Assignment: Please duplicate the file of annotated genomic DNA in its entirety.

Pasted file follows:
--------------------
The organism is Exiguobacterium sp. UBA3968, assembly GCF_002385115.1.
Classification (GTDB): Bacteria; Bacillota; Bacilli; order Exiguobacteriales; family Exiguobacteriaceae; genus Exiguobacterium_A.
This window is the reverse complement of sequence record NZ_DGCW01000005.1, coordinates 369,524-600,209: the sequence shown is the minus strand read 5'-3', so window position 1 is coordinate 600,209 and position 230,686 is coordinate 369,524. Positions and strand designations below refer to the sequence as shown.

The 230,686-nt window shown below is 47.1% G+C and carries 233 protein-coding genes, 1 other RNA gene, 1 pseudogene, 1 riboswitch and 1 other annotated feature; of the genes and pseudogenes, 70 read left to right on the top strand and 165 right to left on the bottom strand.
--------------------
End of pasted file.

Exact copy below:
The organism is Exiguobacterium sp. UBA3968, assembly GCF_002385115.1.
Classification (GTDB): Bacteria; Bacillota; Bacilli; order Exiguobacteriales; family Exiguobacteriaceae; genus Exiguobacterium_A.
This window is the reverse complement of sequence record NZ_DGCW01000005.1, coordinates 369,524-600,209: the sequence shown is the minus strand read 5'-3', so window position 1 is coordinate 600,209 and position 230,686 is coordinate 369,524. Positions and strand designations below refer to the sequence as shown.

The 230,686-nt window shown below is 47.1% G+C and carries 233 protein-coding genes, 1 other RNA gene, 1 pseudogene, 1 riboswitch and 1 other annotated feature; of the genes and pseudogenes, 70 read left to right on the top strand and 165 right to left on the bottom strand.